“When a flower doesn’t bloom, you fix the environment in which it grows, not the flower”. - Alexander Den Heijer
As long as a winter season might seem, summer will eventually come. Winter is the time of year when nature rests and therefore serves an important purpose. It’s the perfect time for you to take the time to plan your garden and to pre-cultivate the plants that might need a longer season.
When a fruit tree is trimmed down in autumn it might seem as its capacity to bear fruits is lessened while in reality, the opposite is true. What would be the result if the tree would resist being trimmed down?
The sacrifice of the tree’s branches is done for it to grow stronger in the coming season. Taking stock of our current circumstances and actively making decisions is equivalent to weeding out one’s garden or trimming down the tree. We might not want to make some changes but as with the tree, it might be very beneficial for us.
Your life is your garden - how are you tending to it?
For the flowers to bloom and thrive, the weeds must be kept away. Take some time to consider:
What are the weeds that tend to come up in your garden? (Fear of conflict, avoidance, procrastination?)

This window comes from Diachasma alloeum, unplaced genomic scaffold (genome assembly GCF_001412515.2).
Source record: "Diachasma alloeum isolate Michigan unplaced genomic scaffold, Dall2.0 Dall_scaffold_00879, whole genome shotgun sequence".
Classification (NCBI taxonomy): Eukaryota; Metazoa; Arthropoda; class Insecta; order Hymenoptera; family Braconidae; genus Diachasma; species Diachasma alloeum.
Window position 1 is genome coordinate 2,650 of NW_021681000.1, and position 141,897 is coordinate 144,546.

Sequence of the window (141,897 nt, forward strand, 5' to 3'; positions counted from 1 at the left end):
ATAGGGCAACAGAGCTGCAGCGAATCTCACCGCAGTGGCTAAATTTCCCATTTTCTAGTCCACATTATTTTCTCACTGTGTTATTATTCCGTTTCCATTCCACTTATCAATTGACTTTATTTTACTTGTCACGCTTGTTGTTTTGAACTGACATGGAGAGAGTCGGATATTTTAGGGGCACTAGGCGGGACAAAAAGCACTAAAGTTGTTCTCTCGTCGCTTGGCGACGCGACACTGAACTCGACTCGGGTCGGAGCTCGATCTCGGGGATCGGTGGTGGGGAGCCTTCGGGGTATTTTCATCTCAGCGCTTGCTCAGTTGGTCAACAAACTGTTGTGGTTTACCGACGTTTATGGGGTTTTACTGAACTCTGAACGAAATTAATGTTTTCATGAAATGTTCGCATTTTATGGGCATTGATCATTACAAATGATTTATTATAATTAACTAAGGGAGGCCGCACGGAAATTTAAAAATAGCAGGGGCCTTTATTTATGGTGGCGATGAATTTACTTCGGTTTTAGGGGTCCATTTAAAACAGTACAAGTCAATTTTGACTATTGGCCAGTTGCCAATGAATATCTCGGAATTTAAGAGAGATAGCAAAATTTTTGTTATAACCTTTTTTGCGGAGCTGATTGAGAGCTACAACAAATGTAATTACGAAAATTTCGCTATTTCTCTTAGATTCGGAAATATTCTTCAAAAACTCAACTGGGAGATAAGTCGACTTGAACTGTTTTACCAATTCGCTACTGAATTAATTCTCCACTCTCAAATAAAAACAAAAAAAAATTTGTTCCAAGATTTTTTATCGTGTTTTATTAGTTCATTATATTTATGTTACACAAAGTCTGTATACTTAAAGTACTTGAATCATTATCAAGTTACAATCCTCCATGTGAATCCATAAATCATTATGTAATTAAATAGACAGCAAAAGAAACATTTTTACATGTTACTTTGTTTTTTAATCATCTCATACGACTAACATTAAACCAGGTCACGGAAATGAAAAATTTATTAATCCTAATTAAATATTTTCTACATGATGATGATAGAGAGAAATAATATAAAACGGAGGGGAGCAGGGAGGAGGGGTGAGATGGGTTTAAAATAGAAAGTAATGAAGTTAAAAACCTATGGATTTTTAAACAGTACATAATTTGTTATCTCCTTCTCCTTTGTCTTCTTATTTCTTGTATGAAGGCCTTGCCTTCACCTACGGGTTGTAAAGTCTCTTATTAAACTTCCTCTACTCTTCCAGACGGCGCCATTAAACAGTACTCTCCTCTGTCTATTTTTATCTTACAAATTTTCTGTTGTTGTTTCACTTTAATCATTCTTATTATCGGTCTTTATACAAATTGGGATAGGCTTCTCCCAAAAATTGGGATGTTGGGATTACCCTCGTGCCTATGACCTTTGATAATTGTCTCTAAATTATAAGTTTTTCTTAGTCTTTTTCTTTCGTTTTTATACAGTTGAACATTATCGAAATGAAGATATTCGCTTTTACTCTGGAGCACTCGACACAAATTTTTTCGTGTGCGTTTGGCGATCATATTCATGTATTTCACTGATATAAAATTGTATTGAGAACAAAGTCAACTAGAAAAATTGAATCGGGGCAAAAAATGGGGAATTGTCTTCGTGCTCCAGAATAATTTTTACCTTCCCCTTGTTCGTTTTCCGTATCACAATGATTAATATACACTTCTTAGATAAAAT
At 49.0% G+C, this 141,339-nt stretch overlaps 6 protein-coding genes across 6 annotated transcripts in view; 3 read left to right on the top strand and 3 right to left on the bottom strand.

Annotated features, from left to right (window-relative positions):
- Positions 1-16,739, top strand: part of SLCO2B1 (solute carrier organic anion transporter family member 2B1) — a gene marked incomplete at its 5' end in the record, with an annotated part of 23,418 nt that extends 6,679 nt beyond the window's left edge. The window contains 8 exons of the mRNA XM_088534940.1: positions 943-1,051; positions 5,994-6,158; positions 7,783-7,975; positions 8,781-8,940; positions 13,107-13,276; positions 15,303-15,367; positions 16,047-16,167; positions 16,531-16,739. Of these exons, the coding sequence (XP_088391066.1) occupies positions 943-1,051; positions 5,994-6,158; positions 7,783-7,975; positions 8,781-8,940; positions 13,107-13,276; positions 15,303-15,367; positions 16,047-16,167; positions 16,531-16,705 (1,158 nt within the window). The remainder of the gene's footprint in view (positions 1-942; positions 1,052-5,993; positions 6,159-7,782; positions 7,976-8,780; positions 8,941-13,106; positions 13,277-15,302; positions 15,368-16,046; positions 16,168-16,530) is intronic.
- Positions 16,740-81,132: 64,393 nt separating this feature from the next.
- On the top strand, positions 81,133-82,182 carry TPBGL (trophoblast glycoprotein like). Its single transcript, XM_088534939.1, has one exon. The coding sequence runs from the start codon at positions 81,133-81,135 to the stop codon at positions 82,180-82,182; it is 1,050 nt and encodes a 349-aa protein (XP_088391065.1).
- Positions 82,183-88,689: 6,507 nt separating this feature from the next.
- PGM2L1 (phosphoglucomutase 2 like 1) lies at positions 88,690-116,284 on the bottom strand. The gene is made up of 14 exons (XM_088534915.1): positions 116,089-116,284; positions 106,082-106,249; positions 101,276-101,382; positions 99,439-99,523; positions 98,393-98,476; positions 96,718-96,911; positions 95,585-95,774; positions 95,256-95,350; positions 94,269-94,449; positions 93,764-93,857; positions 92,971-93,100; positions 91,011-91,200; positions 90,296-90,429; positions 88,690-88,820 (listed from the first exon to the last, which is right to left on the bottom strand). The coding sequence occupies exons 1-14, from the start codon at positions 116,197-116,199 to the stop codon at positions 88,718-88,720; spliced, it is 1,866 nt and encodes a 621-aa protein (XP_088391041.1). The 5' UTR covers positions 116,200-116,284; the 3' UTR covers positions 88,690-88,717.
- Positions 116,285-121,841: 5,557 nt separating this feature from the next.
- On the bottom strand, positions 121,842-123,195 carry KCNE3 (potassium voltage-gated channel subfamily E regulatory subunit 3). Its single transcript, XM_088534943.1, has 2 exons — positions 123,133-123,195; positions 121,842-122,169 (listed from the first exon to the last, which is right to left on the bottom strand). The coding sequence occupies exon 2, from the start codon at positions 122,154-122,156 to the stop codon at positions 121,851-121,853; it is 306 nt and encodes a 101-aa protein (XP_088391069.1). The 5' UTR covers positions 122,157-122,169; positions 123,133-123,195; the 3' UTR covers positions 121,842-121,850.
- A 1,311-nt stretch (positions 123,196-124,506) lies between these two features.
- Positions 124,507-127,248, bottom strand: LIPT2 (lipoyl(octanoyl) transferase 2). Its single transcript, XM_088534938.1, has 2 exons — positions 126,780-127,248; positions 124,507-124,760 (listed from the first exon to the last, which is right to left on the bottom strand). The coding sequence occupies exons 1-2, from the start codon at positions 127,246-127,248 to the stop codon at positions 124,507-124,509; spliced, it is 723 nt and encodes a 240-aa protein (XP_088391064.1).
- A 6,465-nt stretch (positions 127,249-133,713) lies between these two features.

In what areas of your garden do they tend to sprout? (Health, relationships, work, etc.)
How are you fertilizing these weeds?
What is ONE action you could take, to either STOP fertilizing the weed or to UPROOT it?
The seeds you are planting want to grow and flourish but the environment also needs to allow for it to happen. The weeds are preventing the seeds from blooming into their inherently beautiful nature. Like the tree, we are used to and attached to our branches but sometimes they need to be trimmed down to allow for stronger and more fruit-bearing branches.
Like the quote implies, nothing’s wrong with the seed that is destined to be a flower. As long as a winter season might seem, summer will eventually come.
What are you looking forward to seeing growing in your garden this coming season? Please reach out to discuss how I can assist you in the process!
Ps. Analogy of the fruit tree attributed to Ryan Kurczak.